Letters to the editor

December 02, 2006

May the best science win

To the editor:

I see that Allan Powell is back again ( Nov. 19) with his "mountains of evidence" for Darwinian evolution with the forces of "epistemology", and the "openness and rigor of science" that he claims for his position.

As examples he proposes the writings of Darwin himself and of his most vociferous defender of our time, Richard Dawkins.

Dawkins seems like a strange standard bearer for pure science when his crusade for evolution starts from a purely ideological proposition as he tells us himself, "Darwin made it possible to be an intellectually fulfilled atheist." He was seconded in this bit of "pure science" by Cornell University biologist W.B. Provine's claim that Darwinism was, "the greatest engine of atheism ever invented."

One of Dawkins' absolutes is that the Tree Of Life proposed by Darwin in his Origin of Species is a given that "is in principle knowable." He allows that. "We do not know it yet." But we are assured, "By 2050 we should ..." Unfortunately for Darwin and Dawkins, some very recent findings from two evolutionary biologists, Rokas and Carroll, just published in the Public Library of Science and Biology show that there is no Tree of Life in the forest of creation.


What they do find is a landscape of "bushes." No pathway from first cell to Homo Sapiens. No evidence for the long-sought tree. As I recall, this search has been going on since Adam and Eve bought the epistemological arguments of the serpent.

Powell also asserts that there is proof in comparative embryology. I do hope he is still not using the 19th century drawings of Heckel that we all saw in our biology books when we were in school. These illustrations have been recognized as fraudulent for many years even though some recent text books still use them. It is considered as equal to the Piltdown Man fakery in the annals of evolutionary "science."

What this was supposed to prove was that in the earliest stages all embryos look alike and that as they develop we can see a retelling of the steps in our evolution from tadpole to Tarzan. Not only were the drawings falsified, as some of his contemporaries had originally pointed out, but recent microscopic photography shows that the initial stages the embryos are vastly different, about as unique as they are as "adults."

The only stage at which they show considerable similarity is in the middle of their development. The picture is now called an "hourglass." Another proof gone.

One last point - Dawkins' famous claim that monkeys pounding on typewriters would by random chance and over a long time give us Shakespeare. This was to support Darwinian faith that random mutations over long enough time equals design. In 2003, a computer version of this experiment showed that the "monkeys" could give us 24 letters from Henry IV in the equivalent of 2,738 trillion, trillion, trillion monkey-years.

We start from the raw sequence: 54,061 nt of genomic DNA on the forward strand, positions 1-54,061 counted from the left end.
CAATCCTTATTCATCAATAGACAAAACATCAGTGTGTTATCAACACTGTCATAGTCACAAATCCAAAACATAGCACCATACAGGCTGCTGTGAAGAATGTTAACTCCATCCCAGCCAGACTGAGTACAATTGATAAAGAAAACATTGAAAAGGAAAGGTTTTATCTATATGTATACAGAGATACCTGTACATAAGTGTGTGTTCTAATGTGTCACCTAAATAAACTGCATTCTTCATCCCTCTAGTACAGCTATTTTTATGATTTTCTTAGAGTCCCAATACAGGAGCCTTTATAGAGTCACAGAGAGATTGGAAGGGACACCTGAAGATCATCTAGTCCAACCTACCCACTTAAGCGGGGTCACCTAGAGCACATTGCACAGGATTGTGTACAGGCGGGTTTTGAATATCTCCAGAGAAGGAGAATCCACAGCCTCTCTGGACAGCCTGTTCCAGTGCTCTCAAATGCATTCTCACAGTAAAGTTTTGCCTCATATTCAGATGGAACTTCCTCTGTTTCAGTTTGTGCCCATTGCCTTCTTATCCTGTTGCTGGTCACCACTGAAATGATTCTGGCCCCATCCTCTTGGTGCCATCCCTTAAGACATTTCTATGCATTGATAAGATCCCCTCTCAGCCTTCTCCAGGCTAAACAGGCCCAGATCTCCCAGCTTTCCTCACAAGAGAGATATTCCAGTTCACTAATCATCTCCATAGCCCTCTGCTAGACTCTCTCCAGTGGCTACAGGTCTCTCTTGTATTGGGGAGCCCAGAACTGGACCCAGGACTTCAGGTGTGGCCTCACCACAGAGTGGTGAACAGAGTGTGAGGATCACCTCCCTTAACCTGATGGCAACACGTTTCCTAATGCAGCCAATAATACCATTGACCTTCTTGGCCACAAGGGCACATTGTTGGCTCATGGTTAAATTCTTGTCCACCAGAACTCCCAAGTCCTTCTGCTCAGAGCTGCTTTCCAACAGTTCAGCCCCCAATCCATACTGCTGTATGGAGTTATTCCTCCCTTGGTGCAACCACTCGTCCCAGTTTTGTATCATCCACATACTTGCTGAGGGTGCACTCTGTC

This is hard science that Dawkins says we should believe. Not good news for D&D when we are confined to a cosmos only 15 billion years old.

When readers finish the list of books given by Mr. Powell, try four suggestions from my library: "The Science Before Science" by Anthony Rizzi, "Uncommon Dissent" by William Dembski, "Darwin's Black Box" by Michael Behe and "The Politically Incorrect Guide to Darwinism and Intelligent Design" by Jonathan Wells. And may the best science win.

Richard Giovanoni

An example of why he's history

To the editor:

The comments by soon-to-be-former Pennsylvania State Rep. Steven R. Maitland (R-Adams/Franklin), made on the floor of the Pennsylvania House recently, serve to remind voters of the reasons so many lawmakers were turned out of office in the last election: Arrogance and a complete lack of touch with reality.

Maitland believes that members of the Pennsylvania legislature are "grossly underpaid" and that they should be making "what a public school superintendent is worth." He goes on to speak of his plans (and increased earning potential) once he stops supping at the public trough and enters the practice of law - a profession he prepared for while serving as a state lawmaker.

Maitland's comments about his increased earning power reveal his arrogance. That potential was made possible by completing law school while serving as a "full-time" legislator (of which we are reminded constantly by Pennsylvania lawmakers). What could more clearly illustrate his disconnection from reality?

And it is safe to say that no public school superintendent could (or would) attend law school and claim to hold down a full-time job. It is not possible - nor would it be tolerated by taxpayers. I am not sorry to see Maitland nor any of his kind leave public life.

John R. Goss III
Chambersburg, Pa.

Bravo, Dale, for joining JFK 1,000-mile club

To the editor:

I am writing this letter as public congratulations to my brother, Dale Rhoderick, who has just competed in and completed his 20th JFK ultra- marathon race.

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